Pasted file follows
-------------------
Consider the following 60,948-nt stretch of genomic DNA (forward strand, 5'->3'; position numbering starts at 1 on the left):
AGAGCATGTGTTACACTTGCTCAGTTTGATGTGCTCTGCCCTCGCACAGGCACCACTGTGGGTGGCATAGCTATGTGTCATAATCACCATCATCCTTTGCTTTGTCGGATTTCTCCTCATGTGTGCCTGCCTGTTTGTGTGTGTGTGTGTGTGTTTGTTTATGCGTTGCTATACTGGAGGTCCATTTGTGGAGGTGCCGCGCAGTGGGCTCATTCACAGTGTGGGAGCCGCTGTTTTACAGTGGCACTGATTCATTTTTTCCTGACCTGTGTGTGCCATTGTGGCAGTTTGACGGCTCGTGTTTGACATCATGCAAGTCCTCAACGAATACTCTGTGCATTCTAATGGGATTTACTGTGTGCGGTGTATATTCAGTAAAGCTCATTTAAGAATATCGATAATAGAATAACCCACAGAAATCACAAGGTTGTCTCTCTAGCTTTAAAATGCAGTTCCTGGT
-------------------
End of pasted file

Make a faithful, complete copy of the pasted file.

Consider the following 60,948-nt stretch of genomic DNA (forward strand, 5'->3'; position numbering starts at 1 on the left):
AGAGCATGTGTTACACTTGCTCAGTTTGATGTGCTCTGCCCTCGCACAGGCACCACTGTGGGTGGCATAGCTATGTGTCATAATCACCATCATCCTTTGCTTTGTCGGATTTCTCCTCATGTGTGCCTGCCTGTTTGTGTGTGTGTGTGTGTGTTTGTTTATGCGTTGCTATACTGGAGGTCCATTTGTGGAGGTGCCGCGCAGTGGGCTCATTCACAGTGTGGGAGCCGCTGTTTTACAGTGGCACTGATTCATTTTTTCCTGACCTGTGTGTGCCATTGTGGCAGTTTGACGGCTCGTGTTTGACATCATGCAAGTCCTCAACGAATACTCTGTGCATTCTAATGGGATTTACTGTGTGCGGTGTATATTCAGTAAAGCTCATTTAAGAATATCGATAATAGAATAACCCACAGAAATCACAAGGTTGTCTCTCTAGCTTTAAAATGCAGTTCCTGGT